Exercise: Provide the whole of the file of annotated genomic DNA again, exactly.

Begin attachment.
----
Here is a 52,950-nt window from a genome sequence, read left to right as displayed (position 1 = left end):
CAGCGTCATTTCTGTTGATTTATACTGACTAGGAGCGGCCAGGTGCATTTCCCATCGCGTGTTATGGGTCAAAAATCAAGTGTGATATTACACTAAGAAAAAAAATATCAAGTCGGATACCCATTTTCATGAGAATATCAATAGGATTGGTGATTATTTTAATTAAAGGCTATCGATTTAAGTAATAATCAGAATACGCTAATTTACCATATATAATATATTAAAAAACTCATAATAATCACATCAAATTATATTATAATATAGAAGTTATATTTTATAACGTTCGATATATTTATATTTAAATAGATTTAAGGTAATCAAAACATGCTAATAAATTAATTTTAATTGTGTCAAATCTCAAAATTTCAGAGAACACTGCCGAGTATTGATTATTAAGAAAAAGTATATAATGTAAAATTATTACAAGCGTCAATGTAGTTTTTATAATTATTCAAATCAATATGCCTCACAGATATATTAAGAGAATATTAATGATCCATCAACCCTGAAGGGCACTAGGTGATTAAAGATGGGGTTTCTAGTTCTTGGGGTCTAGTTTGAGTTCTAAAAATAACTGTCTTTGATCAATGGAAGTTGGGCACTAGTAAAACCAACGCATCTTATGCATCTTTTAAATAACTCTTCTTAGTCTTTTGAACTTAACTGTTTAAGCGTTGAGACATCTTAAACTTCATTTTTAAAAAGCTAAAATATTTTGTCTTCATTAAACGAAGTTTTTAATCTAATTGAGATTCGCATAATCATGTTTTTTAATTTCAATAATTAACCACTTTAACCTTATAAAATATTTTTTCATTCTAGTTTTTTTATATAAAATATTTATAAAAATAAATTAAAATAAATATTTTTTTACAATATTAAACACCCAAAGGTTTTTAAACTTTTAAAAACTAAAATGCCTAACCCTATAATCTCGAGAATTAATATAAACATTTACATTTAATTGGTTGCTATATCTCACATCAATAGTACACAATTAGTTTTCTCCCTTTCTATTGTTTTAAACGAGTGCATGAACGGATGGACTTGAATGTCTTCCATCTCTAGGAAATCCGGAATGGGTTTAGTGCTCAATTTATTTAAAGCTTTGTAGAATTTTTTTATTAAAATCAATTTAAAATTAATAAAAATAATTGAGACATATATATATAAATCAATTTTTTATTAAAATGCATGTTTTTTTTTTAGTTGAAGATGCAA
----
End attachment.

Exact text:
Here is a 52,950-nt window from a genome sequence, read left to right as displayed (position 1 = left end):
CAGCGTCATTTCTGTTGATTTATACTGACTAGGAGCGGCCAGGTGCATTTCCCATCGCGTGTTATGGGTCAAAAATCAAGTGTGATATTACACTAAGAAAAAAAATATCAAGTCGGATACCCATTTTCATGAGAATATCAATAGGATTGGTGATTATTTTAATTAAAGGCTATCGATTTAAGTAATAATCAGAATACGCTAATTTACCATATATAATATATTAAAAAACTCATAATAATCACATCAAATTATATTATAATATAGAAGTTATATTTTATAACGTTCGATATATTTATATTTAAATAGATTTAAGGTAATCAAAACATGCTAATAAATTAATTTTAATTGTGTCAAATCTCAAAATTTCAGAGAACACTGCCGAGTATTGATTATTAAGAAAAAGTATATAATGTAAAATTATTACAAGCGTCAATGTAGTTTTTATAATTATTCAAATCAATATGCCTCACAGATATATTAAGAGAATATTAATGATCCATCAACCCTGAAGGGCACTAGGTGATTAAAGATGGGGTTTCTAGTTCTTGGGGTCTAGTTTGAGTTCTAAAAATAACTGTCTTTGATCAATGGAAGTTGGGCACTAGTAAAACCAACGCATCTTATGCATCTTTTAAATAACTCTTCTTAGTCTTTTGAACTTAACTGTTTAAGCGTTGAGACATCTTAAACTTCATTTTTAAAAAGCTAAAATATTTTGTCTTCATTAAACGAAGTTTTTAATCTAATTGAGATTCGCATAATCATGTTTTTTAATTTCAATAATTAACCACTTTAACCTTATAAAATATTTTTTCATTCTAGTTTTTTTATATAAAATATTTATAAAAATAAATTAAAATAAATATTTTTTTACAATATTAAACACCCAAAGGTTTTTAAACTTTTAAAAACTAAAATGCCTAACCCTATAATCTCGAGAATTAATATAAACATTTACATTTAATTGGTTGCTATATCTCACATCAATAGTACACAATTAGTTTTCTCCCTTTCTATTGTTTTAAACGAGTGCATGAACGGATGGACTTGAATGTCTTCCATCTCTAGGAAATCCGGAATGGGTTTAGTGCTCAATTTATTTAAAGCTTTGTAGAATTTTTTTATTAAAATCAATTTAAAATTAATAAAAATAATTGAGACATATATATATAAATCAATTTTTTATTAAAATGCATGTTTTTTTTTTAGTTGAAGATGCAA